Posted: Sunday, March 17th 2013 at 11:46am
DUI court commemorates 10 years in Hall County
By Kelsey Williamson
The Hall County DUI court celebrates its 10th anniversary on Thursday, and over the past decade, the program has been able to reduce repeat DUI offenses by almost 10 percent.
The court began as one of three pilot programs for DUI courts in Georgia after the state saw the success of other drug courts around the nation.
Presiding Judge Larry Baldwin noted that the county was one of three selected areas, including Athens/Clarke County and the Savannah area that received grant money to start the DUI program.
"They selected the three areas to see if we would be interested in it, and one of the main goals is to reduce recidivism - how many people get DUIs - and try to keep them from getting new DUIs. We were in favor of that so we decided to take part," Baldwin said.
Over the first three to five years of the court-mandated program for repeat offenders, Baldwin and then-presiding Judge Charles Wynne saw recidivism in the region reduced by almost 10 percent, even though offenders do not necessarily like the program.
"Most of them don't like the program when they first come in because it is a very strenuous program," Baldwin said. "It is post-conviction, meaning they have to be found guilty or plead guilty to DUI, and they still get their sentence, including a fine and jail time, but then they have to go through the program.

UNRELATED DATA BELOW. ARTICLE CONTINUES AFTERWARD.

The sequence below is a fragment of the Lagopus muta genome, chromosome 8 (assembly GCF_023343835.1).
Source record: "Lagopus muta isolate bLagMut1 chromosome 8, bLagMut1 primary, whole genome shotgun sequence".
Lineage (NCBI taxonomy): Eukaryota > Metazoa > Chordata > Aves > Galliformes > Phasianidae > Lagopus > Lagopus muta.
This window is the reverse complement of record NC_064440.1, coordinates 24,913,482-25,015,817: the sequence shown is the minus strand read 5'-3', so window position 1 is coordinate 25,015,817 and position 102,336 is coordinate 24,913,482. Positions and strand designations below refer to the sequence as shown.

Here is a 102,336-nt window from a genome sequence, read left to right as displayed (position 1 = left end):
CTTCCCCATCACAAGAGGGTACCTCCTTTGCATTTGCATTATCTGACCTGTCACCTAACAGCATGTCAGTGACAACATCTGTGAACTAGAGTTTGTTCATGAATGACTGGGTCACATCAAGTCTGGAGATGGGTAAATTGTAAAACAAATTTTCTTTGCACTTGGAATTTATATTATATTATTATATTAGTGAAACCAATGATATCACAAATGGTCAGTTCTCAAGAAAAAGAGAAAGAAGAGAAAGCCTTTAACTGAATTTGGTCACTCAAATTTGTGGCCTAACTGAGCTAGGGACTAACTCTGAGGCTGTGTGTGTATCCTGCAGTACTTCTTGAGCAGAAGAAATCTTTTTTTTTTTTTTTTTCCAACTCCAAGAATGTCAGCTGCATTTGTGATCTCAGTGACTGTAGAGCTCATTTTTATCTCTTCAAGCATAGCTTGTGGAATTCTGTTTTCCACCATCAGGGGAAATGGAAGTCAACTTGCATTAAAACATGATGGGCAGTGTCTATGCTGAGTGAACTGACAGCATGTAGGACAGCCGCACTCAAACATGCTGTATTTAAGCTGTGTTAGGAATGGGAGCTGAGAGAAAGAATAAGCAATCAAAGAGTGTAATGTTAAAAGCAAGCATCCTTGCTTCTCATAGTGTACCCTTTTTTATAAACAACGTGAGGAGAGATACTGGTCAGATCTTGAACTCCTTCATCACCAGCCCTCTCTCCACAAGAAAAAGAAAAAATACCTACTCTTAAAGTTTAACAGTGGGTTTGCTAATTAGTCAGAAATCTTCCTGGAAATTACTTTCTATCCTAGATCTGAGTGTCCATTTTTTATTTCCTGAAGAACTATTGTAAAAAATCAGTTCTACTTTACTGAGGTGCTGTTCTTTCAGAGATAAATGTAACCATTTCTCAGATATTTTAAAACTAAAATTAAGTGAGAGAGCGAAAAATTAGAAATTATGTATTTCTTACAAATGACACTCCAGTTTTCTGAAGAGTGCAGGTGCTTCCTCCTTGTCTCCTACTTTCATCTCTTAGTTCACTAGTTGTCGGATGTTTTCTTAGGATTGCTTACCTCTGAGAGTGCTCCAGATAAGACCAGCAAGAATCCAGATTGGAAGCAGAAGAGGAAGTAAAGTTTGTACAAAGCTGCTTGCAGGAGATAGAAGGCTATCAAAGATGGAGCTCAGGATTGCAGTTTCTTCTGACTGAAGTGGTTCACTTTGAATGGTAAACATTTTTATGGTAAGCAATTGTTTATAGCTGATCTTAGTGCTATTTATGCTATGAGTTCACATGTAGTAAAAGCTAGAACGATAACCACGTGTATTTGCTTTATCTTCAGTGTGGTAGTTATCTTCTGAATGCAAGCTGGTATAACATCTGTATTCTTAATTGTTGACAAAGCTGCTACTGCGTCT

"We hope that alone is helping to reduce the number of people who choose to drink and drive."
The program is 15 months long and the participants must go through treatment, attend Alcoholics Anonymous meetings, go to court meetings with Baldwin, and call a phone number each morning to find out if they have to go in for random drug and alcohol screenings.
The court has been successful at reducing incidences of DUIs, but other problems have developed in the past couple of years that require alterations to the program, such as increasing occurrences of driving under the influence of prescription drugs.
"We've noted that over the last couple years it has become an increasing problem, and when we first set up our program it was more thinking of the drinking and driving, so we've had to make changes," Baldwin said. "We hope to get the information out that even if you have a prescription, it's still not legal to drive while you're impaired by prescription drugs."
The frequency of these offenses has mandated a change in the court's drug screening procedure in order to detect the drugs in the system.
"We don't just screen people for alcohol," Baldwin said. "We actually take a urine test, and we have a lab here in Hall County that can test it for a number of different substances including some drugs, and then we also often send it out to a lab so that we can do a full panel and just try to find out what, if anything, our participants are using."
Baldwin and the DUI court will continue to improve their programs and procedures for the future in hopes of bringing these offenses down even more.
"I'm very committed to this program," Baldwin said. "I find it rewarding because a lot of times as a judge, you sentence someone and then you don't know if they succeed or fail in the future. With this program, I get to see these DUI offenders at least once a month if not twice a month for the full 15 months and see how they progress, and I find that to be rewarding."
"We're going to have our graduation on that day, and I've asked Judge Charlie Wynne who was the original judge for the DUI court program and, in fact, was the sitting judge for that program for the first eight years, to come and speak to our graduates," Baldwin said. "I want to recognize him because he put a lot of hard work and effort into the program."
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